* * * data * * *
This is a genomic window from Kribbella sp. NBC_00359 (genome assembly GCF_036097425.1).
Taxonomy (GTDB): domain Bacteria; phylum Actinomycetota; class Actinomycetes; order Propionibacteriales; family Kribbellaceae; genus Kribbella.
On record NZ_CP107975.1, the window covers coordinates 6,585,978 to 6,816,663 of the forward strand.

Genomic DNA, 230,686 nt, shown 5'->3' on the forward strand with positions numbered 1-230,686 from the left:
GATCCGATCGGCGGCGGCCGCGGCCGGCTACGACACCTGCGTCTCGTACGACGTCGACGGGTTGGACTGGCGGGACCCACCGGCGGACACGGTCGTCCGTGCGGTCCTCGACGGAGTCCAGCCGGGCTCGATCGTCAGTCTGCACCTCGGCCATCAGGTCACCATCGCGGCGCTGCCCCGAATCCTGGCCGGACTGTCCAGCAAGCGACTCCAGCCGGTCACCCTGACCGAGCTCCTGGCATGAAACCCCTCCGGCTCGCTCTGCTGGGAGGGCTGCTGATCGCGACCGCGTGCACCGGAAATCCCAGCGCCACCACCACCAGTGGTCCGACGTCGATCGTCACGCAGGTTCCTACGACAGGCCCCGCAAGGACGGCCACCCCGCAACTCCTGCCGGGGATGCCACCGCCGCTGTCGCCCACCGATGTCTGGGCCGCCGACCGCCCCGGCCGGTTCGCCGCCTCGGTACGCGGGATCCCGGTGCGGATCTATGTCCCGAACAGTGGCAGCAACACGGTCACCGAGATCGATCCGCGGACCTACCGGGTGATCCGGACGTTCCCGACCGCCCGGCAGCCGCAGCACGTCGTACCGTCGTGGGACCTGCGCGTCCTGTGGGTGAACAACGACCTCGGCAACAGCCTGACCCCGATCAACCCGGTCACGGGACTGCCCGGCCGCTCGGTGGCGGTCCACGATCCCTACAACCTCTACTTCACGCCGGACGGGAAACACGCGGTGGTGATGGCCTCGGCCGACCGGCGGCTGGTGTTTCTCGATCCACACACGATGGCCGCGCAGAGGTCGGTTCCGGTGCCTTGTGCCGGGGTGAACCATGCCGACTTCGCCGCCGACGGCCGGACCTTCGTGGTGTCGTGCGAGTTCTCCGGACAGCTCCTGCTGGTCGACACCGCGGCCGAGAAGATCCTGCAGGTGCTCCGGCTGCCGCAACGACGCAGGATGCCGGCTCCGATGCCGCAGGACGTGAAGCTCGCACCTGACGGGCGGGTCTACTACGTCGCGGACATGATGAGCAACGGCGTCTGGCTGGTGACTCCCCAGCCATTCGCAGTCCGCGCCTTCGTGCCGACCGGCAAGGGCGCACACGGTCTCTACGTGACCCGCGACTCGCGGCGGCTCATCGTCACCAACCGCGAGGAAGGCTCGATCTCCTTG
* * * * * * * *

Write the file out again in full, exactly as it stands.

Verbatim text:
This is a genomic window from Kribbella sp. NBC_00359 (genome assembly GCF_036097425.1).
Taxonomy (GTDB): domain Bacteria; phylum Actinomycetota; class Actinomycetes; order Propionibacteriales; family Kribbellaceae; genus Kribbella.
On record NZ_CP107975.1, the window covers coordinates 6,585,978 to 6,816,663 of the forward strand.

Genomic DNA, 230,686 nt, shown 5'->3' on the forward strand with positions numbered 1-230,686 from the left:
GATCCGATCGGCGGCGGCCGCGGCCGGCTACGACACCTGCGTCTCGTACGACGTCGACGGGTTGGACTGGCGGGACCCACCGGCGGACACGGTCGTCCGTGCGGTCCTCGACGGAGTCCAGCCGGGCTCGATCGTCAGTCTGCACCTCGGCCATCAGGTCACCATCGCGGCGCTGCCCCGAATCCTGGCCGGACTGTCCAGCAAGCGACTCCAGCCGGTCACCCTGACCGAGCTCCTGGCATGAAACCCCTCCGGCTCGCTCTGCTGGGAGGGCTGCTGATCGCGACCGCGTGCACCGGAAATCCCAGCGCCACCACCACCAGTGGTCCGACGTCGATCGTCACGCAGGTTCCTACGACAGGCCCCGCAAGGACGGCCACCCCGCAACTCCTGCCGGGGATGCCACCGCCGCTGTCGCCCACCGATGTCTGGGCCGCCGACCGCCCCGGCCGGTTCGCCGCCTCGGTACGCGGGATCCCGGTGCGGATCTATGTCCCGAACAGTGGCAGCAACACGGTCACCGAGATCGATCCGCGGACCTACCGGGTGATCCGGACGTTCCCGACCGCCCGGCAGCCGCAGCACGTCGTACCGTCGTGGGACCTGCGCGTCCTGTGGGTGAACAACGACCTCGGCAACAGCCTGACCCCGATCAACCCGGTCACGGGACTGCCCGGCCGCTCGGTGGCGGTCCACGATCCCTACAACCTCTACTTCACGCCGGACGGGAAACACGCGGTGGTGATGGCCTCGGCCGACCGGCGGCTGGTGTTTCTCGATCCACACACGATGGCCGCGCAGAGGTCGGTTCCGGTGCCTTGTGCCGGGGTGAACCATGCCGACTTCGCCGCCGACGGCCGGACCTTCGTGGTGTCGTGCGAGTTCTCCGGACAGCTCCTGCTGGTCGACACCGCGGCCGAGAAGATCCTGCAGGTGCTCCGGCTGCCGCAACGACGCAGGATGCCGGCTCCGATGCCGCAGGACGTGAAGCTCGCACCTGACGGGCGGGTCTACTACGTCGCGGACATGATGAGCAACGGCGTCTGGCTGGTGACTCCCCAGCCATTCGCAGTCCGCGCCTTCGTGCCGACCGGCAAGGGCGCACACGGTCTCTACGTGACCCGCGACTCGCGGCGGCTCATCGTCACCAACCGCGAGGAAGGCTCGATCTCCTTG